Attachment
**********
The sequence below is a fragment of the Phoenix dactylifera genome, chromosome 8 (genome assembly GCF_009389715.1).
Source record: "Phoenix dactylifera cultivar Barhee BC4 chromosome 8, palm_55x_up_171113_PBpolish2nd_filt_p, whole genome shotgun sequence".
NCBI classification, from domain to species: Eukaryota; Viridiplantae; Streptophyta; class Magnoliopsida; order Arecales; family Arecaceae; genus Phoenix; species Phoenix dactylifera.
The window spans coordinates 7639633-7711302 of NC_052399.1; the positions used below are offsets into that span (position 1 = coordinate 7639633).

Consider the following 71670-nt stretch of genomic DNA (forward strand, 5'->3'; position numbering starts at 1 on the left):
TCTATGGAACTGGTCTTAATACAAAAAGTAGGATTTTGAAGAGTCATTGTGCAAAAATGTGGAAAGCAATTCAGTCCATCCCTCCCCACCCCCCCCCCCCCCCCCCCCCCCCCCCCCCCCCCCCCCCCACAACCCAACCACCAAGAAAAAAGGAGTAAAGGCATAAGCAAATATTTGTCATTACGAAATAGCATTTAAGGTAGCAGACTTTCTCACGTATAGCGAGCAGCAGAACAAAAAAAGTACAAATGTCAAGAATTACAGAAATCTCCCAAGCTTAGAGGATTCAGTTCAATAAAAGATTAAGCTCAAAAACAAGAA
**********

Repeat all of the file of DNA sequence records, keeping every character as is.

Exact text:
The sequence below is a fragment of the Phoenix dactylifera genome, chromosome 8 (genome assembly GCF_009389715.1).
Source record: "Phoenix dactylifera cultivar Barhee BC4 chromosome 8, palm_55x_up_171113_PBpolish2nd_filt_p, whole genome shotgun sequence".
NCBI classification, from domain to species: Eukaryota; Viridiplantae; Streptophyta; class Magnoliopsida; order Arecales; family Arecaceae; genus Phoenix; species Phoenix dactylifera.
The window spans coordinates 7639633-7711302 of NC_052399.1; the positions used below are offsets into that span (position 1 = coordinate 7639633).

Consider the following 71670-nt stretch of genomic DNA (forward strand, 5'->3'; position numbering starts at 1 on the left):
TCTATGGAACTGGTCTTAATACAAAAAGTAGGATTTTGAAGAGTCATTGTGCAAAAATGTGGAAAGCAATTCAGTCCATCCCTCCCCACCCCCCCCCCCCCCCCCCCCCCCCCCCCCCCCCCCCCCCCACAACCCAACCACCAAGAAAAAAGGAGTAAAGGCATAAGCAAATATTTGTCATTACGAAATAGCATTTAAGGTAGCAGACTTTCTCACGTATAGCGAGCAGCAGAACAAAAAAAGTACAAATGTCAAGAATTACAGAAATCTCCCAAGCTTAGAGGATTCAGTTCAATAAAAGATTAAGCTCAAAAACAAGAA